Is the performance satisfying already ? If the answer is no then move to a Random Forest or XGBoost model (those are pretty efficient 😉). You have a complex problem/data ? ok why not try a neural network model now. But keep in mind this comes at the expense of explicability and ease of operational use (the Grail). **You need to keep things as simple as possible, you’ll thank yourself a year from now.**

Does it look OK for you ? move to tuning the hyper-parameters. I use a classic `RandomizedSearchCV()`

to find the best model parameters.

Stop when your performance target is met. Real life is not Kaggle, spending 3 more weeks for a 0.1% performance gain is a waste of time.

**Always check if your model can be generalized. Then, check again.** Obviously, you must always test the relevance of your model on the test data sample.

**The research question is central, keep it in mind.** Especially when you have a large and rich data set, it’s very easy to get lost or distracted. **Keep the focus on your destination: the research question.**

Okay, you’re all set now 😉

And remember : **Less is More, Simple is Awesome.**

Build a complex model for the sake of doing so, and you’ll later find yourself with :

- A difficult data pipeline to set,
- A complex codebase to maintain,
- A hard time explaining your product to the business teams,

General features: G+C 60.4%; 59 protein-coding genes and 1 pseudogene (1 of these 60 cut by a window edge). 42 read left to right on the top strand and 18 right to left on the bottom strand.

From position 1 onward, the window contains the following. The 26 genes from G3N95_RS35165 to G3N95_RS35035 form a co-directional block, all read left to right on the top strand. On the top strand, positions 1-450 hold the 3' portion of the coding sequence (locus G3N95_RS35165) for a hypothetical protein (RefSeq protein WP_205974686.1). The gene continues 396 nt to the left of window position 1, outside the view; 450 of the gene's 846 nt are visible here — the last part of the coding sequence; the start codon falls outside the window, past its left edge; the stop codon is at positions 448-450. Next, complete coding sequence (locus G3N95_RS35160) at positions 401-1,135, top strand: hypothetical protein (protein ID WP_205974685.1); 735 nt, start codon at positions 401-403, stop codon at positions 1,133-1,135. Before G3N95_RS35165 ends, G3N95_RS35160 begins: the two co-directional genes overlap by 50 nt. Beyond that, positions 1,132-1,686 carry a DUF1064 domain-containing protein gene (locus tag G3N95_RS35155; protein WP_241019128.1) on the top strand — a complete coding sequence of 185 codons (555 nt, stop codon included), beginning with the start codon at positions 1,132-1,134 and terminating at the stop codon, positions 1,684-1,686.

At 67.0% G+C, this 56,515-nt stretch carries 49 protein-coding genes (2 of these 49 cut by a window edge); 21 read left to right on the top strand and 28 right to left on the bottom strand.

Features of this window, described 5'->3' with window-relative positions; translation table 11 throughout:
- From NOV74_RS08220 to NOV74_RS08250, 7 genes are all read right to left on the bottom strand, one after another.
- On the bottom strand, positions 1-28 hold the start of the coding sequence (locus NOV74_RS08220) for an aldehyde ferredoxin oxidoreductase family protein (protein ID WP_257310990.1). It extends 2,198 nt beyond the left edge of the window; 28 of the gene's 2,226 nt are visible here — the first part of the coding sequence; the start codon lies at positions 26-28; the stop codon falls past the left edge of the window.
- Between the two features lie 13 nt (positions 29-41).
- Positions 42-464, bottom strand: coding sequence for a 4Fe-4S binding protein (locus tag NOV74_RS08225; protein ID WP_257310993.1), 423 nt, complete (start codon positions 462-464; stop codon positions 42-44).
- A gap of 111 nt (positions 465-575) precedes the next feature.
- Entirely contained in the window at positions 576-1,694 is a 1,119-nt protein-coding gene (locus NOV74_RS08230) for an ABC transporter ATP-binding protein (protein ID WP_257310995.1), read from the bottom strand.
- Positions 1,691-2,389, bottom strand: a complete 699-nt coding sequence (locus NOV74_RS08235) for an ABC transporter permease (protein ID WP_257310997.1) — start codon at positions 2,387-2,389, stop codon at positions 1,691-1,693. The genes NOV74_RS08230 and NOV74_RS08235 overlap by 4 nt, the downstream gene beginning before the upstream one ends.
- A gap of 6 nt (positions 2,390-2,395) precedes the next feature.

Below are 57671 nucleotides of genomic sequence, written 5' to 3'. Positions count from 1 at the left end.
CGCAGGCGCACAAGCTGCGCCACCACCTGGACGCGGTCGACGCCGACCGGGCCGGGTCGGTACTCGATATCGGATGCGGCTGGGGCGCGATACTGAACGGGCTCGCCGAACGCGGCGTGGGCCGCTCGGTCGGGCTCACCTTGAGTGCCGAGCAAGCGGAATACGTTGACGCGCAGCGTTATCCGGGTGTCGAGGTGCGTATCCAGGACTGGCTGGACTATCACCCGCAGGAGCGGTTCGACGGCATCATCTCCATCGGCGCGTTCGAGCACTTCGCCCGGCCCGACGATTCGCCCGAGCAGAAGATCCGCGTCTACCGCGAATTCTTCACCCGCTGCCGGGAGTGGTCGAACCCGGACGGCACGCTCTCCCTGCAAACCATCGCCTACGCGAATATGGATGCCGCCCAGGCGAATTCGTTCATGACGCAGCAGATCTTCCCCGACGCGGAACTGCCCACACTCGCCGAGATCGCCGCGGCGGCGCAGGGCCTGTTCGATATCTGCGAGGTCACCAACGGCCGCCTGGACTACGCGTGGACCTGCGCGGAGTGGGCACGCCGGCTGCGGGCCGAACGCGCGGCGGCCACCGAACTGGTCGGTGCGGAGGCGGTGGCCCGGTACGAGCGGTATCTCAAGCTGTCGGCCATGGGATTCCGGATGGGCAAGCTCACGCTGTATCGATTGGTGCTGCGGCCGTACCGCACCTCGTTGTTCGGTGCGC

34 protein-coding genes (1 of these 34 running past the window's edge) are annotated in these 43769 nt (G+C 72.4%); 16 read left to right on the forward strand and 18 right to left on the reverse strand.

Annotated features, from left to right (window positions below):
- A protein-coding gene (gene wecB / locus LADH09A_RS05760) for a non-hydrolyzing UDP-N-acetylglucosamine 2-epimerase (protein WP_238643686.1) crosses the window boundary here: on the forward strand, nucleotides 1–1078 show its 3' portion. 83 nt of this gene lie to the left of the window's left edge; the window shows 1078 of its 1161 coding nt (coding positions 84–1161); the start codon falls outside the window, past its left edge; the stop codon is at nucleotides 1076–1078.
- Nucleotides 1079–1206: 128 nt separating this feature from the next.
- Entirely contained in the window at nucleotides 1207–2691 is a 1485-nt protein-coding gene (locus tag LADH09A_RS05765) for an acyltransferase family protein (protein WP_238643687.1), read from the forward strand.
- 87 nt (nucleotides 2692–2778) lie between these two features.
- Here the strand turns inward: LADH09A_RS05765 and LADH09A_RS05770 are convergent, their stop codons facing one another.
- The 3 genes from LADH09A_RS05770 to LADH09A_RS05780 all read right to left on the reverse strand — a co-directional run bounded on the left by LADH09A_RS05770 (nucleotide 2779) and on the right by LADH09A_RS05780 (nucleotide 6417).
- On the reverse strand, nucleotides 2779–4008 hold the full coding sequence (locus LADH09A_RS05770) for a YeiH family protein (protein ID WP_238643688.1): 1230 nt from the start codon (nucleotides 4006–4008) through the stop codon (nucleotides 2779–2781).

- Explainability issues,
- Lots of tricky documentation to write and keep up to date

Want a more elaborate answer ? Get yourself a good book on the subject. I personally like this one, it’s been my bible for a while, and it’s REALLY articulate: **Hands-On Machine Learning with Scikit-Learn, Keras, and Tensorflow: Concepts, Tools, and Techniques to Build Intelligent Systems by Aurélien Géron**.

It was translated to many languages and covers at least 95% of what you need to know to do ML in an efficient way. The book comes with a bunch of great Jupyter notebooks you can use freely (It’s hands-on !)

### 🎁 Wanna go further ? here are some free high quality ressources :

- The Google Machine Learning Guides
- The State of Machine Learning Frameworks in 2019
- Algebra, Topology, Differential Calculus, and Optimization Theory For Computer Science and Machine Learning
- Machine Learning Crash Course with TensorFlow APIs (Google)
- Amazon’s Machine Learning University
- Rules of Machine Learning: Best Practices for ML Engineering (Google)

Hope you enjoyed the read ! 😊👋

*Anas EL KHALOUI*